When I last wrote you a few hasty lines I was sick, & so I continued for some weeks — at least unable to endure or to enjoy anything — from weak eyes & head. Then I was hoping to go to Hartford soon & determined not to write you again till I had seen Mrs. Hawes & would tell you more accurately something about Mary. ¹ I did not succeed in reaching Hartford till last week but I stayed there with John, sustaining & cheering him amid his arduous cares & responsibilities, from Monday morn till this week Tuesday — making home with Mrs. D[avid] F. Robinson’s all the time.

I presume you have not heard much in your region of the famous case that has been upon trial all this time entitled, “State versus Higley” or the “Canton Case.” ²  It is sufficient for me to say that John was completely prostrated by his labors & all the lawyers on both sides were much exhausted. I was really fearful that John would find his profession incompatible with health if this was any specimen of common practice. But Mr. [Thomas C.] Perkins (who was on the opposite side — that is to say council for the scoundrel) told us it was the hardest weeks work he had ever known since he commenced practice — & Judge Williams pronounced it the longest case since he had been on the bench — so that altogether we are quite comforted that so severe an apprenticeship has terminated as favorably as it has.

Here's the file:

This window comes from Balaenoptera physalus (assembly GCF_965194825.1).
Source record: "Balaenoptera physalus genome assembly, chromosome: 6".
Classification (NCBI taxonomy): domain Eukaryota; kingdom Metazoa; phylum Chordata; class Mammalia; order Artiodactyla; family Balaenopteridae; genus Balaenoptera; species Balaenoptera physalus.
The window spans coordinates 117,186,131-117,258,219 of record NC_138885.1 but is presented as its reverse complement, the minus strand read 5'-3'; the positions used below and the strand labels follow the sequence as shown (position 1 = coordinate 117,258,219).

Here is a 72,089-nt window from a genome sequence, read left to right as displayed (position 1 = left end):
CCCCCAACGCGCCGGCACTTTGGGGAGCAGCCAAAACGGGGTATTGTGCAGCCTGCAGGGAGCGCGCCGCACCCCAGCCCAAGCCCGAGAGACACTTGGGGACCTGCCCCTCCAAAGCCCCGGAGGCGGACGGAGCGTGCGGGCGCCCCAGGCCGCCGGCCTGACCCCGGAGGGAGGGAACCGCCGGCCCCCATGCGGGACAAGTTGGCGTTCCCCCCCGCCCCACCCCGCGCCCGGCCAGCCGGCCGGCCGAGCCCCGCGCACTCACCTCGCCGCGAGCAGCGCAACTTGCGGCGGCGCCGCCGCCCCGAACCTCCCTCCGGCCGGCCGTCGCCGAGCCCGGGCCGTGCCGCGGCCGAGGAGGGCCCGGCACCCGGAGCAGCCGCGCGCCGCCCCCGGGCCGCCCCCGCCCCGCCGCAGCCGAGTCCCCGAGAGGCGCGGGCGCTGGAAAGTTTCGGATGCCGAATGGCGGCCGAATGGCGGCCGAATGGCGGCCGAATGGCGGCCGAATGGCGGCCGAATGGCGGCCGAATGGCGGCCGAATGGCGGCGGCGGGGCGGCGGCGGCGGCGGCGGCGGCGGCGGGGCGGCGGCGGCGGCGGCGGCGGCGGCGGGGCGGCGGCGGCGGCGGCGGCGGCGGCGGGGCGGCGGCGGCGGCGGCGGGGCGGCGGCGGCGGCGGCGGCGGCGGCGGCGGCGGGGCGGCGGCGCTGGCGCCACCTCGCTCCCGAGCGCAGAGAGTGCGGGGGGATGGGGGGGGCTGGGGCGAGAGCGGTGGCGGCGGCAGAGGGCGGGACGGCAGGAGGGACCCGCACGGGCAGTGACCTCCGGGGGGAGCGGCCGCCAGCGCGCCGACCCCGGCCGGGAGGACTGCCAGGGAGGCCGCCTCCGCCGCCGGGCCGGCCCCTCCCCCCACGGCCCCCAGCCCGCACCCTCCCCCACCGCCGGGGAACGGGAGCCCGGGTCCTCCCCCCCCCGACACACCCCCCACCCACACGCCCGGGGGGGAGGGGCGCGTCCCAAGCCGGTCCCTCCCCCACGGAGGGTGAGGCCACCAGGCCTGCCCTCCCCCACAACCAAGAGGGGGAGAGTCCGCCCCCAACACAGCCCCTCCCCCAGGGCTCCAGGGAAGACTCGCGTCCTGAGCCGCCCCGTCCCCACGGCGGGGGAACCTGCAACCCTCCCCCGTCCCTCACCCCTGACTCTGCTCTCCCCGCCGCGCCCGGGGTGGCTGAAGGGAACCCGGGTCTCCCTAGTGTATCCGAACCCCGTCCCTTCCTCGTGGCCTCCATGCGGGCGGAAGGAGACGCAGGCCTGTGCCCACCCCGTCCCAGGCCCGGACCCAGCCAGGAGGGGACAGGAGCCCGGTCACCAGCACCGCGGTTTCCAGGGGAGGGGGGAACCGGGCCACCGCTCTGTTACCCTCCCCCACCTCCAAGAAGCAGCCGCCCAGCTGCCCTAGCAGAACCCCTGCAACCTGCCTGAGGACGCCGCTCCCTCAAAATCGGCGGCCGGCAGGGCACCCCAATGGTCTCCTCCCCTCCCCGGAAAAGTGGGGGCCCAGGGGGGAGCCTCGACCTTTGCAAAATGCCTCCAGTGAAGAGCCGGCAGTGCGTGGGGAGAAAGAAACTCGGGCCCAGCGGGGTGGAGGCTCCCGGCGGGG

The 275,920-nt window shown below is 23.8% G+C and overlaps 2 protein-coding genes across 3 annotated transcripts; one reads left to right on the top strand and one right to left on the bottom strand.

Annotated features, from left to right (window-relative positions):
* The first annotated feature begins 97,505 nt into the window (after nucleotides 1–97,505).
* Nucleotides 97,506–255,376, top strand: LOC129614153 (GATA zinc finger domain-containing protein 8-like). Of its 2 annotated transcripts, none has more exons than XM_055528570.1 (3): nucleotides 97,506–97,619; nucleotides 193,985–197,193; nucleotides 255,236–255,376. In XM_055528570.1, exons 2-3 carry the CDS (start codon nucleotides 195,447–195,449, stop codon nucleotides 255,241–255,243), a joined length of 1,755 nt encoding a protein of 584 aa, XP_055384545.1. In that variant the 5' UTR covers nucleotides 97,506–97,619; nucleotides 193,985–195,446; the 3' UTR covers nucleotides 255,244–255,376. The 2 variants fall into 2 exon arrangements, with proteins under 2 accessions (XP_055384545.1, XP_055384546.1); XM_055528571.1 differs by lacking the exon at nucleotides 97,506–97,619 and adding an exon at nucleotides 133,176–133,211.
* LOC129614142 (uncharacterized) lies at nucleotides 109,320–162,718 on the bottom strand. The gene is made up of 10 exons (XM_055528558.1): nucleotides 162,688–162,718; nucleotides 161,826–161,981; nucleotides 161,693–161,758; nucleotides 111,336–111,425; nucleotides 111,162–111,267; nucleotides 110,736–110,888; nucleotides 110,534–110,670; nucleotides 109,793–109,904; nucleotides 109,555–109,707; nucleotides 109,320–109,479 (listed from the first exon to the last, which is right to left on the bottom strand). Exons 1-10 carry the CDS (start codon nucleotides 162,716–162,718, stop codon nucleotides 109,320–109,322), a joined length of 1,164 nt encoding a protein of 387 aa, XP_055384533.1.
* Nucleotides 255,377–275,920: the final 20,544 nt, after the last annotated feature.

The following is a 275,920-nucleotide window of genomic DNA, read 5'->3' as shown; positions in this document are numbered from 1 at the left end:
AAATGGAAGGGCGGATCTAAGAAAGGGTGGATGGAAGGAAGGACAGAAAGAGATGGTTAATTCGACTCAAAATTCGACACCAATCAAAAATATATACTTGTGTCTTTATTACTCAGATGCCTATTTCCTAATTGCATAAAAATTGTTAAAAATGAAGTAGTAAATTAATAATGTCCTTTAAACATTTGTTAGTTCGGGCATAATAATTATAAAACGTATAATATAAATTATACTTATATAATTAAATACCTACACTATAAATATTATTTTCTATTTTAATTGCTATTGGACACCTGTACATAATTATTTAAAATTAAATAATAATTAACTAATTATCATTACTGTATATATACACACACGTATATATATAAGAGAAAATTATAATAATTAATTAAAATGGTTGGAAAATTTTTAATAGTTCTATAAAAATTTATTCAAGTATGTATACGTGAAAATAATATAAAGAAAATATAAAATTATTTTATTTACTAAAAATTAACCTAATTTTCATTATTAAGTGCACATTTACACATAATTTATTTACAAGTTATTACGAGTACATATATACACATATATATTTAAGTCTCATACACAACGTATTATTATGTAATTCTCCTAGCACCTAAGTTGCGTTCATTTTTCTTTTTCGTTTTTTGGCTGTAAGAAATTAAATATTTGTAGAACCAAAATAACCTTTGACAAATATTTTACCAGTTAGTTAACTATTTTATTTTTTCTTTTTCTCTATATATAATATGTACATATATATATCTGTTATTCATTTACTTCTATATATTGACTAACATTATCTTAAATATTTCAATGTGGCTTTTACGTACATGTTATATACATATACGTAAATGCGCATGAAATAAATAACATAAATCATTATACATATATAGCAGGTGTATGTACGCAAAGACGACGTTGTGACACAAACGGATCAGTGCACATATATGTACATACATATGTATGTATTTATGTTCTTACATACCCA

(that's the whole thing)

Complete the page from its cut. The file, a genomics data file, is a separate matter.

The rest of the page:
We are both quite well now & rejoicing to be quietly at home once more. Let me tell you a little of what I have been doing these three days past & see if there be not some vigor left in this feeble frame. I rode home early on Tuesday morning with father from Hartford in wagon — found a great box sleigh commanded by your brother Samuel just starting for the musical convention at Canton — 11 miles distant. I was over persuaded to jump inside with them, after warming my feet five minutes at home — no backs to the seats — they being nothing more than two beams running the length of the wagon body & just on a level with its sides. Mr. Seely was in & a number of others so I talked much & fast, but could not keep off a most excruciating backache for the last three miles. You must know first that there was snow only about half the way & only mud or deep water the other half. But we arrived safely at about noon & there we staid singing and listening to musical visitations from Mr. Mason till 9 o’clock at night. I then begged a ride home with Austin Will behind his grey horse & the way we flew over the bare ground — which by the way had doubled in quantity since morning was a caution. We turned over only once, however, which considering the roads was doing well & I enjoyed that tumble finely — all wrapped up in a great fur & nerved to bear much greater disasters.